Reopening and Contemporary Instability

Oct. 8, 2008 | Emma Driscoll | Oct. 11, 2023 | Gabrielle Beechert

In a surprising turn of events, after a nine-year hiatus, the University of Notre Dame decided to revive its study abroad program at the Tantur Ecumenical Institute in Jerusalem. This decision marked a significant moment in the program's history, offering eight to ten students the chance to immerse themselves once again in the vibrant and complex city of Jerusalem. The Office of International Studies (OIS) unveiled the Jerusalem Summer Program for the summer of 2009, rekindling hopes for an academic and cultural exchange unlike any other.
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Observer Archives, Oct. 8, 2008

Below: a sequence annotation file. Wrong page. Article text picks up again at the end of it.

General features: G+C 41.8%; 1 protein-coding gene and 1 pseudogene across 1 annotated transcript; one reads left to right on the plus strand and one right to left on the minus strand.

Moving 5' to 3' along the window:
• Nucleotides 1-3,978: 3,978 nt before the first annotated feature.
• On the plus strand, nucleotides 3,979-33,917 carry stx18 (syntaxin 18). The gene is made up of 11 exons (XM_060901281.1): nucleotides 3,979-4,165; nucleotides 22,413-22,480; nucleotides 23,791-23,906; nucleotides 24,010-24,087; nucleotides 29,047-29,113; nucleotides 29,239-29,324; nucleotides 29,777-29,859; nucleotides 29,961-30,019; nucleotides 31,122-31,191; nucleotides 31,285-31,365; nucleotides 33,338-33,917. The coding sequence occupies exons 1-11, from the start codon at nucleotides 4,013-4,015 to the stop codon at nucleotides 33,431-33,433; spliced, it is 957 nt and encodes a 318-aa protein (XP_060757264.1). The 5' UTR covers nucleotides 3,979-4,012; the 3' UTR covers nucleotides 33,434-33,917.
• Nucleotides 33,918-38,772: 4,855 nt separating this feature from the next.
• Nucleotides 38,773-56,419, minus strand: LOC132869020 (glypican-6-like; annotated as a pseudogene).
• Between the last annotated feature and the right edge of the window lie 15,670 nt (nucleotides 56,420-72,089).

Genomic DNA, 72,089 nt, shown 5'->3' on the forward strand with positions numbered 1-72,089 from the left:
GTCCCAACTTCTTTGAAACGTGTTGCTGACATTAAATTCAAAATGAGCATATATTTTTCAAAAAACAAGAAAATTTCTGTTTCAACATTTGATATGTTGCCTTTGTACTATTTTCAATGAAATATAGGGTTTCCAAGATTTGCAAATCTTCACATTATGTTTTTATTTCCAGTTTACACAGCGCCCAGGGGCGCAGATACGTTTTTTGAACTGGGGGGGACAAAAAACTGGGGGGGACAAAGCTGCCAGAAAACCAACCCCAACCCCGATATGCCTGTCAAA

Liz Murdock LaFortune, Assistant Director of OIS and Program Coordinator for the Jerusalem Summer Program, expressed her enthusiasm for the program's revival. "I'm really grateful that we have the opportunity to send students there because there's just really nothing quite like it," she remarked. She emphasized the unparalleled value of engaging with the people and culture of Jerusalem, an experience that transcended the boundaries of a typical campus education.Despite the hiatus, students had continued to express keen interest in the Jerusalem Program. Over the years, the State Department's travel warning remained in effect. Still, LaFortune believed that the overall security situation had improved in the area. The university would redesign the summer program with a heightened focus on structured activities to minimize risk and ensure the safety of participants.This resurrected program would continue to operate from the Tantur Ecumenical Institute, located on the road between Jerusalem and Bethlehem. The institute, originally acquired by the Vatican after the Second Vatican Council, had remained on lease to the University of Notre Dame.The decision to reopen the program affirmed the conviction that living and studying in Jerusalem offered Notre Dame students an unparalleled opportunity. LaFortune summed it up succinctly, stating, "Simply stated, there is no other location that offers the options and resources that are available to University of Notre Dame students in Jerusalem."